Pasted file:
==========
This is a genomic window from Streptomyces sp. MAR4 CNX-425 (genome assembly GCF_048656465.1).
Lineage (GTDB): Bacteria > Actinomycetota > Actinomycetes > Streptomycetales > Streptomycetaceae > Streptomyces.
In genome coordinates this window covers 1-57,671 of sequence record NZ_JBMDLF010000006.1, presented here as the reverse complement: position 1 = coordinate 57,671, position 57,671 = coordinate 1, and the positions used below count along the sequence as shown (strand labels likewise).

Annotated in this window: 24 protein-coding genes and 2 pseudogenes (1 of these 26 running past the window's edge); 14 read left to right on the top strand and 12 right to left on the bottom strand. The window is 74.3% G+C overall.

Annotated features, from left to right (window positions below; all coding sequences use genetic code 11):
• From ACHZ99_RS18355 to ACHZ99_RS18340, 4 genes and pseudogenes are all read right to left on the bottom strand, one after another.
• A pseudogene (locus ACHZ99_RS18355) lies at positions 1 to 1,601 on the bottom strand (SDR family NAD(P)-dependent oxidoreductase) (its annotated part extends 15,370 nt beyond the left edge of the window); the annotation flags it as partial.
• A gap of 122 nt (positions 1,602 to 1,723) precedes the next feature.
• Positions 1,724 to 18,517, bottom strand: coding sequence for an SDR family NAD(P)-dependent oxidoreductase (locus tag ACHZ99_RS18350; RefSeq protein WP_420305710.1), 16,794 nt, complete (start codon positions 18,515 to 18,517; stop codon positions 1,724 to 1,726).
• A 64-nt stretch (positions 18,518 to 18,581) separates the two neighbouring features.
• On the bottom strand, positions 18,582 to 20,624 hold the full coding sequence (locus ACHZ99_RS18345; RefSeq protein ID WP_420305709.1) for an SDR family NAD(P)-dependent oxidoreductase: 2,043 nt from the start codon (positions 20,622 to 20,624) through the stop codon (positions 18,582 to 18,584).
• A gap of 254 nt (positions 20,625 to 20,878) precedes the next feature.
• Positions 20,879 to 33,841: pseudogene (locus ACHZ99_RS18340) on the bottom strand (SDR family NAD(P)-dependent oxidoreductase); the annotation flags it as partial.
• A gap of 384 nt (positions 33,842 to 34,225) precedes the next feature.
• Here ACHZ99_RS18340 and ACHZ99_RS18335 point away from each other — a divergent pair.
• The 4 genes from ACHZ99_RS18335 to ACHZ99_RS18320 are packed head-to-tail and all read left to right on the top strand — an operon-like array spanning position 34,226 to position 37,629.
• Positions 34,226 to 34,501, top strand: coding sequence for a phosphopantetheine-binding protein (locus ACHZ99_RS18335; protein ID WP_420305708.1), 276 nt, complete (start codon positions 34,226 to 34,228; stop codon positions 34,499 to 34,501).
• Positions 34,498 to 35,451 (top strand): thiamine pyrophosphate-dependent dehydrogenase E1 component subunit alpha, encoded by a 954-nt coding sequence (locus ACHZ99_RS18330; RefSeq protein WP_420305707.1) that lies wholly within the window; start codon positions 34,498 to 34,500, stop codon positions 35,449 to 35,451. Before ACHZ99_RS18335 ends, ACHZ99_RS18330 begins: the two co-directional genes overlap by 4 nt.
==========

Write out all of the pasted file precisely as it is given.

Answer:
This is a genomic window from Streptomyces sp. MAR4 CNX-425 (genome assembly GCF_048656465.1).
Lineage (GTDB): Bacteria > Actinomycetota > Actinomycetes > Streptomycetales > Streptomycetaceae > Streptomyces.
In genome coordinates this window covers 1-57,671 of sequence record NZ_JBMDLF010000006.1, presented here as the reverse complement: position 1 = coordinate 57,671, position 57,671 = coordinate 1, and the positions used below count along the sequence as shown (strand labels likewise).

Annotated in this window: 24 protein-coding genes and 2 pseudogenes (1 of these 26 running past the window's edge); 14 read left to right on the top strand and 12 right to left on the bottom strand. The window is 74.3% G+C overall.

Annotated features, from left to right (window positions below; all coding sequences use genetic code 11):
• From ACHZ99_RS18355 to ACHZ99_RS18340, 4 genes and pseudogenes are all read right to left on the bottom strand, one after another.
• A pseudogene (locus ACHZ99_RS18355) lies at positions 1 to 1,601 on the bottom strand (SDR family NAD(P)-dependent oxidoreductase) (its annotated part extends 15,370 nt beyond the left edge of the window); the annotation flags it as partial.
• A gap of 122 nt (positions 1,602 to 1,723) precedes the next feature.
• Positions 1,724 to 18,517, bottom strand: coding sequence for an SDR family NAD(P)-dependent oxidoreductase (locus tag ACHZ99_RS18350; RefSeq protein WP_420305710.1), 16,794 nt, complete (start codon positions 18,515 to 18,517; stop codon positions 1,724 to 1,726).
• A 64-nt stretch (positions 18,518 to 18,581) separates the two neighbouring features.
• On the bottom strand, positions 18,582 to 20,624 hold the full coding sequence (locus ACHZ99_RS18345; RefSeq protein ID WP_420305709.1) for an SDR family NAD(P)-dependent oxidoreductase: 2,043 nt from the start codon (positions 20,622 to 20,624) through the stop codon (positions 18,582 to 18,584).
• A gap of 254 nt (positions 20,625 to 20,878) precedes the next feature.
• Positions 20,879 to 33,841: pseudogene (locus ACHZ99_RS18340) on the bottom strand (SDR family NAD(P)-dependent oxidoreductase); the annotation flags it as partial.
• A gap of 384 nt (positions 33,842 to 34,225) precedes the next feature.
• Here ACHZ99_RS18340 and ACHZ99_RS18335 point away from each other — a divergent pair.
• The 4 genes from ACHZ99_RS18335 to ACHZ99_RS18320 are packed head-to-tail and all read left to right on the top strand — an operon-like array spanning position 34,226 to position 37,629.
• Positions 34,226 to 34,501, top strand: coding sequence for a phosphopantetheine-binding protein (locus ACHZ99_RS18335; protein ID WP_420305708.1), 276 nt, complete (start codon positions 34,226 to 34,228; stop codon positions 34,499 to 34,501).
• Positions 34,498 to 35,451 (top strand): thiamine pyrophosphate-dependent dehydrogenase E1 component subunit alpha, encoded by a 954-nt coding sequence (locus ACHZ99_RS18330; RefSeq protein WP_420305707.1) that lies wholly within the window; start codon positions 34,498 to 34,500, stop codon positions 35,449 to 35,451. Before ACHZ99_RS18335 ends, ACHZ99_RS18330 begins: the two co-directional genes overlap by 4 nt.